Next we went on a 4×4 jeep tour through the desert. I thought this might be quite a relaxing experience but it turned out to be extremely tense! The guides that drive you up and down the dunes have obviously been doing these tours for years and are very skilled drivers, but this doesn’t stop you from clinging on to the edge of your seat. Negotiating the sand dunes isn’t easy and at times it really felt like we were so close to toppling over.
Our next activity was a camel ride which was a lot more relaxing but pretty uncomfortable. Everyone says it’s a bit awkward sitting on a camel but you don’t truly understand until you sit on one. It’s quite an awkward experience but one you should definitely try. I really enjoyed taking in the desert horizon from the back of a camel, there’s just no better way to do it.
Endless white sandy beaches
We didn’t stay in the luxury tourist hotels near Jumeirah Beach; instead we stayed in a more traditional area near Sharjah. I wouldn’t recommend this area if you want to experience the more upmarket side of Dubai, it’s more local people that live here and you can feel a little out of place. For us it was great value for money and we got to see parts of the old Dubai.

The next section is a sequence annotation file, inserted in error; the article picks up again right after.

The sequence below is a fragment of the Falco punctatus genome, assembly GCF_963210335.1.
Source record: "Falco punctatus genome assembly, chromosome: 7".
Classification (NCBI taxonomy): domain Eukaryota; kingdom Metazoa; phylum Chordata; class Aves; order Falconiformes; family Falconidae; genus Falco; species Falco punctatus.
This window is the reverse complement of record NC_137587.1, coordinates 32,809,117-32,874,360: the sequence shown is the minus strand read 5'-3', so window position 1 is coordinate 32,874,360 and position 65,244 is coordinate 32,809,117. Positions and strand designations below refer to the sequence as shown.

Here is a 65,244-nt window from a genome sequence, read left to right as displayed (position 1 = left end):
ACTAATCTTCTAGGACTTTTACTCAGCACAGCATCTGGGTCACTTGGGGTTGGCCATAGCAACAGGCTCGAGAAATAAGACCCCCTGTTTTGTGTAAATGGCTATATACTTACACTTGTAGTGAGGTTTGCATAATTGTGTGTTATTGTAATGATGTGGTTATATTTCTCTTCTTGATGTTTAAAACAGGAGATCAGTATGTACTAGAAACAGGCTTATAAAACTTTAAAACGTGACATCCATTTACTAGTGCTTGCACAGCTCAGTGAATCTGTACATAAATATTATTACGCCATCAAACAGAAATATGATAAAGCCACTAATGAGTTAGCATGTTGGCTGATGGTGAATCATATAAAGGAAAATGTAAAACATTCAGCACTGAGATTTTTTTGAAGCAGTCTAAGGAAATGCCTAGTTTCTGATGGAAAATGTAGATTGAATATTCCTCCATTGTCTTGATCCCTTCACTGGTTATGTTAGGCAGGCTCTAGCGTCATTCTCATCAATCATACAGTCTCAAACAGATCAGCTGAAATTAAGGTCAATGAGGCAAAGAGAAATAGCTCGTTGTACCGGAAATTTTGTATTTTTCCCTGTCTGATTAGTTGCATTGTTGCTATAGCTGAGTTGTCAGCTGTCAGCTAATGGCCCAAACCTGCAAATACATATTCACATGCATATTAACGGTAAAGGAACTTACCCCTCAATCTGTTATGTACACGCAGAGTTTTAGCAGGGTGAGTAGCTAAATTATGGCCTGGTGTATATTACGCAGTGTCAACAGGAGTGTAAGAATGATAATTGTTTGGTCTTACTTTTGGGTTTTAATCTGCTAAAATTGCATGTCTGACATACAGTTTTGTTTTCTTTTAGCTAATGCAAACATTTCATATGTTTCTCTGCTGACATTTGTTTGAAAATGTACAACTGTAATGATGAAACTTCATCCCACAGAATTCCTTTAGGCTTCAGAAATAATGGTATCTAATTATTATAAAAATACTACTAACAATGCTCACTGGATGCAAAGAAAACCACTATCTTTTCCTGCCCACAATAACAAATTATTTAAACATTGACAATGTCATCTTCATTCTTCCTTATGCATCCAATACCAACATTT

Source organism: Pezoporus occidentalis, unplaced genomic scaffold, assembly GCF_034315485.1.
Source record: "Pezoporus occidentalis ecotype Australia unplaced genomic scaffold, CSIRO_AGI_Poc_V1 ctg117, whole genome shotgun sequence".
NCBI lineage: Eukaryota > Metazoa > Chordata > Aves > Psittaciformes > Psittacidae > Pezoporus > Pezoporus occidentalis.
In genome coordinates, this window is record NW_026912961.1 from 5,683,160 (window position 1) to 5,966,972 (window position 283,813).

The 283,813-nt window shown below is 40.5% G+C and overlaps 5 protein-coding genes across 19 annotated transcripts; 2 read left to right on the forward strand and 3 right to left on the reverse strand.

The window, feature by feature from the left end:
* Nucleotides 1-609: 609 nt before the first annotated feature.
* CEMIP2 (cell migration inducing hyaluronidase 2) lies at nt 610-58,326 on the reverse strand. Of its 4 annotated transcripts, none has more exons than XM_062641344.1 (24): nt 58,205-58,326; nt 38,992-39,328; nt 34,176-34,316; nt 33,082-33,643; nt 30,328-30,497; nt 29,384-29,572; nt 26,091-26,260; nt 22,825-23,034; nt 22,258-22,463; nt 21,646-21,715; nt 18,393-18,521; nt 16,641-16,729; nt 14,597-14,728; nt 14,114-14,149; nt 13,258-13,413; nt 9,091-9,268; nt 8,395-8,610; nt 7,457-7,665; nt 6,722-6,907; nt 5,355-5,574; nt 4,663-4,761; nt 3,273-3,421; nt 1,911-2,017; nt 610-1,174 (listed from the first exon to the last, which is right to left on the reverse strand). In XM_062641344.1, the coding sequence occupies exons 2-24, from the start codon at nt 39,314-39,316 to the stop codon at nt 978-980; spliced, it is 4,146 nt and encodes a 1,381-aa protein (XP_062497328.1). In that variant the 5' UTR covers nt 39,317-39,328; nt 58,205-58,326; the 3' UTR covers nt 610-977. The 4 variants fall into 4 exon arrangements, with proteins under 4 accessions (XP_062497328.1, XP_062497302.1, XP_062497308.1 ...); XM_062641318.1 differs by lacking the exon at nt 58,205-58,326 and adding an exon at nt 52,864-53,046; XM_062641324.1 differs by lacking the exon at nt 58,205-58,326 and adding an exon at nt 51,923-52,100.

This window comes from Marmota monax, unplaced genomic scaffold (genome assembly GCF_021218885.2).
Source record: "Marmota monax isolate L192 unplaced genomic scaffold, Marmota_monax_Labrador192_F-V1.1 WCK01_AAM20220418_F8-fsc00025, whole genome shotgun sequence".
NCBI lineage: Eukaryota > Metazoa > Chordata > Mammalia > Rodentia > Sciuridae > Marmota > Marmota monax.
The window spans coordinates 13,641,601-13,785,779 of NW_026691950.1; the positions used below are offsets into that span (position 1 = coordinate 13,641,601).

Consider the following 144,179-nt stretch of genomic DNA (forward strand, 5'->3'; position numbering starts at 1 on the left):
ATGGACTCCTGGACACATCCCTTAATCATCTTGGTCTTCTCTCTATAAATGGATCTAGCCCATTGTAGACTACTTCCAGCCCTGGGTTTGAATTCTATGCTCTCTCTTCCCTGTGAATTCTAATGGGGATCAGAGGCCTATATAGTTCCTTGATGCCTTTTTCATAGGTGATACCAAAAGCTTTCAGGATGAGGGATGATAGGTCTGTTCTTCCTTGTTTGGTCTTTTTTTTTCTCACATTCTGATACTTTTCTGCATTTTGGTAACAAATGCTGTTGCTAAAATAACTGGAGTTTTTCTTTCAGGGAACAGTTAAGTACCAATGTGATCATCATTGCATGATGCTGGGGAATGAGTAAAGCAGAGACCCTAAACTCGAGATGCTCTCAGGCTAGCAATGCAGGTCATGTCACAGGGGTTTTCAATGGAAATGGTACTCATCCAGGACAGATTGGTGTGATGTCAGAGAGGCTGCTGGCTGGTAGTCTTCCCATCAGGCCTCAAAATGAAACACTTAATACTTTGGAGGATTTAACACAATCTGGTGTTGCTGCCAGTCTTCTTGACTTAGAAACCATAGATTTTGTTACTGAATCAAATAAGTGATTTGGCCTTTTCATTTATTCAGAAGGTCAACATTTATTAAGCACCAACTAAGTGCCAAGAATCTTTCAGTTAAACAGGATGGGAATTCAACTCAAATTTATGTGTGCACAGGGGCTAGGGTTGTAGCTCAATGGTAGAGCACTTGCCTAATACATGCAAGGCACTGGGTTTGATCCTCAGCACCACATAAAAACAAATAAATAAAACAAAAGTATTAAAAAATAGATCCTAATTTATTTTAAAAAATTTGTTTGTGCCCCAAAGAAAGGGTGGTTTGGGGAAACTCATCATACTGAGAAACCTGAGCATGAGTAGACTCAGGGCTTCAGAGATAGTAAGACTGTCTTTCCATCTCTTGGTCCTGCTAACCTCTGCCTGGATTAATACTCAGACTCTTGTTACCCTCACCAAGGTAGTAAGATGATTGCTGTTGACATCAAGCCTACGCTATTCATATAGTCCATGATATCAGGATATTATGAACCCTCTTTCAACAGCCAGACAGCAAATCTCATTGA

There are so many lovely beaches in Dubai, some are free and some are extremely exclusive. We went to a beach near Sharjah, technically not in Dubai, that was part of a hotel; you just had to pay a small fee to hire a sunbed.
I absolutely adored the clear blue sea and beautiful sandy beaches, that although manmade, still look stunning. Dubai is an ideal beach holiday destination for those who just want a bit of rest and relaxation. We wanted to see the city and get stuck into some activities so we didn’t end up spending a huge amount of time on the beach apart from when we were doing watersports. The public beaches tend to get very busy and a lot of the beaches belong to hotels which was a bit frustrating.
Lavish hotels and architecture
Burj Al Arab Jumeirah – Dubai